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Index Astartes: Prædicators
This nascent Chapter and those which were founded alongside them were created to replace the eleven chapters that plunged the Segmentum Pacificus into anarchy and were declared Traitoris Perdita during the War of the False Primarch. To prevent the events that led to an eight decade long war from ever occurring again, only the most stable gene-stock was selected. How many chapters were founded alongside the Praedicators is unclear as a great many records were purged during that time or have been lost within the labyrinth of the Administratum. A majority of the Chapters from this founding follow the strict organisational and tactical guidelines of the Codex Astartes. Like most of the approximately one thousand chapters in existence, the Prædicators follow the doctrines of the Codex to an extent, but are also known for occasionally deviating from some of the less stringent requirements.
Thadru Hucno started the Praedicators upon a path that, for over seven thousand years now, has earned them a cold reputation throughout the Imperium. Since their inception, they have become known for holding an especially grim and fatalistic view of Mankind, stemming from the strange and terrible knowledge that is their burden. The inheritors of Hucno’s visions fight to deny the inevitable, bemoaning the high price they have to pay for such meagre gains as can be won in the wars against the enemies of the Imperium - but they fight on because that is what they were created to do.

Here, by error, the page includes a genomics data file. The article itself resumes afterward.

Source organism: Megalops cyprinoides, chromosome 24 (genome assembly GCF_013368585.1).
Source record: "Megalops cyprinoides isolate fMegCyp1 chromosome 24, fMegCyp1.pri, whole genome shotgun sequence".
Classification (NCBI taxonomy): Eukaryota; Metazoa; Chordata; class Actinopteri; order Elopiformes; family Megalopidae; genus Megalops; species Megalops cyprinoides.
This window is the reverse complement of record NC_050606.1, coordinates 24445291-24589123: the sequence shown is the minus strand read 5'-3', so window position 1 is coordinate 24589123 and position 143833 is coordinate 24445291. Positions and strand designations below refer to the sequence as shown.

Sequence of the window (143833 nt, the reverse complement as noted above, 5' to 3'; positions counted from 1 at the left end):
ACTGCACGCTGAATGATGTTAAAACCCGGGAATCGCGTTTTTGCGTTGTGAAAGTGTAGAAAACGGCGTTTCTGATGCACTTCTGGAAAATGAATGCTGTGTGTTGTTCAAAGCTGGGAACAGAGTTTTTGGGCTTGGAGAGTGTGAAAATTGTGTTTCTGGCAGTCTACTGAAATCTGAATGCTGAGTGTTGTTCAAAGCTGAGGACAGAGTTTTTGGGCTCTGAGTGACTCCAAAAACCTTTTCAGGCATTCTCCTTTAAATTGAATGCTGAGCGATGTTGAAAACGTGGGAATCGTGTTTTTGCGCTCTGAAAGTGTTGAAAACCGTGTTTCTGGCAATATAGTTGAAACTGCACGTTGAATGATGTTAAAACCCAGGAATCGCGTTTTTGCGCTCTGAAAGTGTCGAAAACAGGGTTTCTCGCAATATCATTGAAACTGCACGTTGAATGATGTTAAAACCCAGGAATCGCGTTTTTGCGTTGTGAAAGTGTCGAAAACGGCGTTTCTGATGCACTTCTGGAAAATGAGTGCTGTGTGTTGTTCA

It started within a few years of their founding, as brothers with no prior signs of psychic ability began experiencing vivid hallucinogenic dreams. The Apothecaries now suspect that this was due to the slow mutation of their Catalepsean Node, a dark flaw in the Chapter’s gene-seed that they were at first loath to discuss with even their fellow Astartes. These dreams were glimpses into a horrifying future, and eerily mirrored the more worrying divinations the Chapter’s psychically-attuned Prognosticators were beginning to scry.